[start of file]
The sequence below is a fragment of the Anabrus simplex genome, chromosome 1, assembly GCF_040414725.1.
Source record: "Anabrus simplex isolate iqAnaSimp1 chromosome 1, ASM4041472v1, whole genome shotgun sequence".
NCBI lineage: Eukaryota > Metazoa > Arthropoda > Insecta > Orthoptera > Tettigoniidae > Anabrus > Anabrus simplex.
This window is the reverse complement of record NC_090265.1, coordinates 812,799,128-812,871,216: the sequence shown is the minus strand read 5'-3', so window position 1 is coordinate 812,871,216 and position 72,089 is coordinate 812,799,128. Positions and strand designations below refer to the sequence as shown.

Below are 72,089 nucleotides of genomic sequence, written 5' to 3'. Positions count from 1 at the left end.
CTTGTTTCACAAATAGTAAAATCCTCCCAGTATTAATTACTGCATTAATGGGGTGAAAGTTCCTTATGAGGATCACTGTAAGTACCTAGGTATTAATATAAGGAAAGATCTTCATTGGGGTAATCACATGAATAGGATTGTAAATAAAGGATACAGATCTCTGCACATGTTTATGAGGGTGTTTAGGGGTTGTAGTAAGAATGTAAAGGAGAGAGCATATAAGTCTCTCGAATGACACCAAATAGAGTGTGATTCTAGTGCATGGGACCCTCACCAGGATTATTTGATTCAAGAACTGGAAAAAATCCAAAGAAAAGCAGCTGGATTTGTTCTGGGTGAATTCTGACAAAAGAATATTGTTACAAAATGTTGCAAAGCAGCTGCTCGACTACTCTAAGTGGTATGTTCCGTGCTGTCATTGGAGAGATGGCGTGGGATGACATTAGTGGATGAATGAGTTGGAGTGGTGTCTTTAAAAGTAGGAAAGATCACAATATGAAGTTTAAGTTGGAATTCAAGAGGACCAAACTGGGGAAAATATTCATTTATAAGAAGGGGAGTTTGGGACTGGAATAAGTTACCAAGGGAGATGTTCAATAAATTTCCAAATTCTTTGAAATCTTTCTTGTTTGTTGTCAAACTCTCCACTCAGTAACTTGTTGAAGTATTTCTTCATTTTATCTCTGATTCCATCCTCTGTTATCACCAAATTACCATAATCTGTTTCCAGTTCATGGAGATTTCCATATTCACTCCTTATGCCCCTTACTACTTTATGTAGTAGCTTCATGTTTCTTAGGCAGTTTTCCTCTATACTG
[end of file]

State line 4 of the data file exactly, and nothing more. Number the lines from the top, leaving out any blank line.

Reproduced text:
This window is the reverse complement of record NC_090265.1, coordinates 812,799,128-812,871,216: the sequence shown is the minus strand read 5'-3', so window position 1 is coordinate 812,871,216 and position 72,089 is coordinate 812,799,128. Positions and strand designations below refer to the sequence as shown.